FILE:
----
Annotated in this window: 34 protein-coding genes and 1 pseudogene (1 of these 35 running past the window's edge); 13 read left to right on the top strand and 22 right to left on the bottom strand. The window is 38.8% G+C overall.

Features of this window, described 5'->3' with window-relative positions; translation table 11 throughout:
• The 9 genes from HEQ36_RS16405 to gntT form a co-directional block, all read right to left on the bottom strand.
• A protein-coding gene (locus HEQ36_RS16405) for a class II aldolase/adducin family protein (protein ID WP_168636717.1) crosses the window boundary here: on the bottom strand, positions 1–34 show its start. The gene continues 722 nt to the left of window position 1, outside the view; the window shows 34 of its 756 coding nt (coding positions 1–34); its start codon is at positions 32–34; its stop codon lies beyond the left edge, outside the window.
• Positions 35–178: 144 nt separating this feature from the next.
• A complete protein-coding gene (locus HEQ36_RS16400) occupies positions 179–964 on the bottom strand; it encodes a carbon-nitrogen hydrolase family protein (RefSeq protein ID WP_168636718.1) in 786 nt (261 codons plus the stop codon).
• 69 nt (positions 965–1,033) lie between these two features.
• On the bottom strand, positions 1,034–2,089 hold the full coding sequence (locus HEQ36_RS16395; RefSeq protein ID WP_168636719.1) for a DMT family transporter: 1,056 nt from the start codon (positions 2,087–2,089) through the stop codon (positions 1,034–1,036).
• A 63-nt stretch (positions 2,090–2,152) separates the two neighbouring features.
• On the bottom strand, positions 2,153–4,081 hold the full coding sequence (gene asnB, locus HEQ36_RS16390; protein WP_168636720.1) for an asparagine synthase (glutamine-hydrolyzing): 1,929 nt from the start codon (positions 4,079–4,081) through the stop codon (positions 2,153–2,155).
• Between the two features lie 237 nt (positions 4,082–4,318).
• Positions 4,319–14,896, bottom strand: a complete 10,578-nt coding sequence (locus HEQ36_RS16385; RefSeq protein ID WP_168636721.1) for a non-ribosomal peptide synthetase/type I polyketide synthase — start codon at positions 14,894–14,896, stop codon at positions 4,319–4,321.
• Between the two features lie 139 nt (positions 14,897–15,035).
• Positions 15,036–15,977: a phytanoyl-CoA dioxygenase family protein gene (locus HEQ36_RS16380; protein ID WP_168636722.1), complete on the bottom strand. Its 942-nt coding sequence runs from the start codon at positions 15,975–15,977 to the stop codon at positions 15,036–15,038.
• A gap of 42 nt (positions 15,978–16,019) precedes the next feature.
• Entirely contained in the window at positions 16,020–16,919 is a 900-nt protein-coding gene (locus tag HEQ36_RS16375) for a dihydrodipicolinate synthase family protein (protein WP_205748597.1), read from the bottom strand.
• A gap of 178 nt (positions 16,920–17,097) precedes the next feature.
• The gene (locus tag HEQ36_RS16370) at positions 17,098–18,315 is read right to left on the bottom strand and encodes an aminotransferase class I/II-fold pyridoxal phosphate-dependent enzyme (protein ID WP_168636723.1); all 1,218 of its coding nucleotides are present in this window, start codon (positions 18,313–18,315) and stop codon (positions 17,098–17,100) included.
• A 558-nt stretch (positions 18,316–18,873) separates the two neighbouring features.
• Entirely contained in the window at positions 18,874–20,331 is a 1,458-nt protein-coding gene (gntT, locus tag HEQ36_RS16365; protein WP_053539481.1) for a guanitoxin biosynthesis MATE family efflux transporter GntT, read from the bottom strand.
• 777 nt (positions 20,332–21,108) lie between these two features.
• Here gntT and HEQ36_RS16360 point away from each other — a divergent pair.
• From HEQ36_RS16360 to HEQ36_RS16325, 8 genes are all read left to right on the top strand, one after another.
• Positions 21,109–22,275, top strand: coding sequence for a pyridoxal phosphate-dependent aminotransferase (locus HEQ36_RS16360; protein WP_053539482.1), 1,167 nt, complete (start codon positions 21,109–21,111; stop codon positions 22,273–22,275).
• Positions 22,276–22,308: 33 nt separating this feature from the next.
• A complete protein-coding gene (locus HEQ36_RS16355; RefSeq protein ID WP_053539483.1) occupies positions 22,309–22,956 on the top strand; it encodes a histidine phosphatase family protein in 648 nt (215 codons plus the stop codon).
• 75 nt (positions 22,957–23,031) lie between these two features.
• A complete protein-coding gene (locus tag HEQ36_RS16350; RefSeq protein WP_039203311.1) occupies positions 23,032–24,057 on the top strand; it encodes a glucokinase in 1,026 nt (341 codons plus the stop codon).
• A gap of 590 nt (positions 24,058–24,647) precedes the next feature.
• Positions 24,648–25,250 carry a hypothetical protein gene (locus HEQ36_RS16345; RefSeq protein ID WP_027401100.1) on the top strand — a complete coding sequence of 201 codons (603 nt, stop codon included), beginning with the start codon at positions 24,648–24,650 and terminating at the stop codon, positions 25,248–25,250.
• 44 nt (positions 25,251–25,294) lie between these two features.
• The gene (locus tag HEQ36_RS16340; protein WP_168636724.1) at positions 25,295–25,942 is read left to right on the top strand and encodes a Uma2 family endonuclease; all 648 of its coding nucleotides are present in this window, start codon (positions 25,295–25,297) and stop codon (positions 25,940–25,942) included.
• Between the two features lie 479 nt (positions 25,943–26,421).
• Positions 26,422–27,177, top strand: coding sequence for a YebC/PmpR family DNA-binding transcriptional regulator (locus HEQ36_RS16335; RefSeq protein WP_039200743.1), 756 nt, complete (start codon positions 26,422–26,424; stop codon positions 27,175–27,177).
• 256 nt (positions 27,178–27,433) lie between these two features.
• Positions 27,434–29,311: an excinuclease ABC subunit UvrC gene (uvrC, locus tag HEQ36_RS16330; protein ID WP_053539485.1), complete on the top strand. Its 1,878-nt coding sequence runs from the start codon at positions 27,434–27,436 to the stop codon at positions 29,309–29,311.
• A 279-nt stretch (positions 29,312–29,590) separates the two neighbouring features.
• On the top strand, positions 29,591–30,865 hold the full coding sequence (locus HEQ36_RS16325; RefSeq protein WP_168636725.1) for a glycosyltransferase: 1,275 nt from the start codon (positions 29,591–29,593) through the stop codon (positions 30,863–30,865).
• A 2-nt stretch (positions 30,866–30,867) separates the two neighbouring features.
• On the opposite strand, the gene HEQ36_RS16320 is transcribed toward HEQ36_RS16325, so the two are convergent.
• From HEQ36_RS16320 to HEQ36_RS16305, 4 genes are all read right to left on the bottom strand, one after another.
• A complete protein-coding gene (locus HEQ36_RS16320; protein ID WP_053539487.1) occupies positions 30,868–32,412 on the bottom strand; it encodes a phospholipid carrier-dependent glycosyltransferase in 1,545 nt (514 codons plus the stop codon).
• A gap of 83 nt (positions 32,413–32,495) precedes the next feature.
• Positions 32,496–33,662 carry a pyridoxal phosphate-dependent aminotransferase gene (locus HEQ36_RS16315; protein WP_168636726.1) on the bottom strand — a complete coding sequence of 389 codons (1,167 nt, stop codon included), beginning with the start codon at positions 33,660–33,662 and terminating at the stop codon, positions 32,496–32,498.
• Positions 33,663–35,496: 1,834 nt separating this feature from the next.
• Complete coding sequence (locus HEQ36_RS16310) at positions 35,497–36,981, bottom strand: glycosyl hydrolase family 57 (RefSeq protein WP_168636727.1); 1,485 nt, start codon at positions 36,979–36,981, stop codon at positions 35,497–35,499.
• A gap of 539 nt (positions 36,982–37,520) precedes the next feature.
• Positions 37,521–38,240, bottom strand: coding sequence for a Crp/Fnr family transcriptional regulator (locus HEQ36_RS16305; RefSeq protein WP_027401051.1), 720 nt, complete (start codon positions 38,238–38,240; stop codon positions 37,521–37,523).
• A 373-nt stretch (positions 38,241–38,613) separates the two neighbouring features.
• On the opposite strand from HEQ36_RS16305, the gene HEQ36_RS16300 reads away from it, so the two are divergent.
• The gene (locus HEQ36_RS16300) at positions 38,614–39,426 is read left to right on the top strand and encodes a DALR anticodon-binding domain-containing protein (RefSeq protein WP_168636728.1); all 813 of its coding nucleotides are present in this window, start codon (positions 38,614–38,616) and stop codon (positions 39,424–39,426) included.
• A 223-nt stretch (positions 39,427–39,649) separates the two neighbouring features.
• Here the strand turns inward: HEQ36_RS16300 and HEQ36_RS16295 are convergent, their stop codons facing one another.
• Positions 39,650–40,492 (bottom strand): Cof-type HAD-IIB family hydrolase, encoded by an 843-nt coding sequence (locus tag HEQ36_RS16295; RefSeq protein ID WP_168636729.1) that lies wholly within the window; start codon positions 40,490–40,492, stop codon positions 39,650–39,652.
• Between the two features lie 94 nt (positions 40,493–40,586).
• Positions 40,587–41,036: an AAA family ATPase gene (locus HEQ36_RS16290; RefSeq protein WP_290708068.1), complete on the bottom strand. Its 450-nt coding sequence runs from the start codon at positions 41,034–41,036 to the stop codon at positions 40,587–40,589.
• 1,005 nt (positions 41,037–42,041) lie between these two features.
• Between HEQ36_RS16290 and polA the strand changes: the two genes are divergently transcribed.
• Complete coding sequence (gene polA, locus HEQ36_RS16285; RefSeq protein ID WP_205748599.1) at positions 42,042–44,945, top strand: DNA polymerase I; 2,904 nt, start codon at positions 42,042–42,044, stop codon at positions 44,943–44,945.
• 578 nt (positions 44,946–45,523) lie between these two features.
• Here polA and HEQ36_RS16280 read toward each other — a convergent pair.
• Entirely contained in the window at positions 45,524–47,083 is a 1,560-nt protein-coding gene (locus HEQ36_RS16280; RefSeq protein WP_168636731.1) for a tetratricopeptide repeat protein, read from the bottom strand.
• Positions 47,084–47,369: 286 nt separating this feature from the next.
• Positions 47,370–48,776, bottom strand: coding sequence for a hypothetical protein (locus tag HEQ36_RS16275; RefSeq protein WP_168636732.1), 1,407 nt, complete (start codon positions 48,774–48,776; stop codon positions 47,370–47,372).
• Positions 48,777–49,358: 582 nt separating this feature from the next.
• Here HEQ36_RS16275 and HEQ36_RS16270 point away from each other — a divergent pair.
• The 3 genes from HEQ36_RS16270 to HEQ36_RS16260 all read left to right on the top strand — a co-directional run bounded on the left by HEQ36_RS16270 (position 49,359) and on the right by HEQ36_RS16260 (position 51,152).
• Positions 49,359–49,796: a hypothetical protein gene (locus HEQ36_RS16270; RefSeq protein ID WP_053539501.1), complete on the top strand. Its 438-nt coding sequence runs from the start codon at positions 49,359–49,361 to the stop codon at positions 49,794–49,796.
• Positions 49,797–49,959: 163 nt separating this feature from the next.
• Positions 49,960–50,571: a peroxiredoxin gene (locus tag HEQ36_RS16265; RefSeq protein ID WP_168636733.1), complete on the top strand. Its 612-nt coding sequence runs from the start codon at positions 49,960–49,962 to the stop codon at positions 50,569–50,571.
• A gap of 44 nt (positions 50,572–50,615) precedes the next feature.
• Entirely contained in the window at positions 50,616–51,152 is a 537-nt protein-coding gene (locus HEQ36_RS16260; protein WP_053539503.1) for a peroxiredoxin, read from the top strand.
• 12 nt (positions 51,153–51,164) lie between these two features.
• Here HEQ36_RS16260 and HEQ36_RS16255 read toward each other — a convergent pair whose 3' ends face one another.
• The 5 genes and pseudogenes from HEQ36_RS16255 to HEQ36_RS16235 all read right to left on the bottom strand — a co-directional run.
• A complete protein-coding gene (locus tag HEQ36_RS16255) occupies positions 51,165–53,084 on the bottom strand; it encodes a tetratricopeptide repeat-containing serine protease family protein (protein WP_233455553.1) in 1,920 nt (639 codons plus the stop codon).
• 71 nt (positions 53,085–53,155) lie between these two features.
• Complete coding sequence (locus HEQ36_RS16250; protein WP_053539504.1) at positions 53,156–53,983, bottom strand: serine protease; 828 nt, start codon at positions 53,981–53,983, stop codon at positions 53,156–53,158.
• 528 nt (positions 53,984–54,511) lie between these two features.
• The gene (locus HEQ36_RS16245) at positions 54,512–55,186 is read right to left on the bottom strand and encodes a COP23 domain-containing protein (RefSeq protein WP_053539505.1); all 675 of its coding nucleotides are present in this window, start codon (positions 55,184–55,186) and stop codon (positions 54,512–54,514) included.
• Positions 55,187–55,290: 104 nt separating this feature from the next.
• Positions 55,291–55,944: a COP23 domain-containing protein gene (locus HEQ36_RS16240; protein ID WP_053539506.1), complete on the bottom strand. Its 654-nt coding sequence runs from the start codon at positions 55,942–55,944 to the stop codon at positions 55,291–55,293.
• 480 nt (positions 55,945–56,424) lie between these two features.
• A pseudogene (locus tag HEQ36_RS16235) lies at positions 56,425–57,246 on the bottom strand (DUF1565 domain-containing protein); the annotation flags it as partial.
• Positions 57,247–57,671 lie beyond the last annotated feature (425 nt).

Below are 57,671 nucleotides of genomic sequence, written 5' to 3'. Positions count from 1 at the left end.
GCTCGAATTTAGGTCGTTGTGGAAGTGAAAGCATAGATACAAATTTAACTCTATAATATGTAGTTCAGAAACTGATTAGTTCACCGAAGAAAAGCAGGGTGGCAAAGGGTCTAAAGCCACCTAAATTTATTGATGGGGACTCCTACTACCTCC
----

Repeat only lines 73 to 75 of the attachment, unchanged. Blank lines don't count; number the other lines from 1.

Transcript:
• 12 nt (positions 51,153–51,164) lie between these two features.
• Here HEQ36_RS16260 and HEQ36_RS16255 read toward each other — a convergent pair whose 3' ends face one another.
• The 5 genes and pseudogenes from HEQ36_RS16255 to HEQ36_RS16235 all read right to left on the bottom strand — a co-directional run.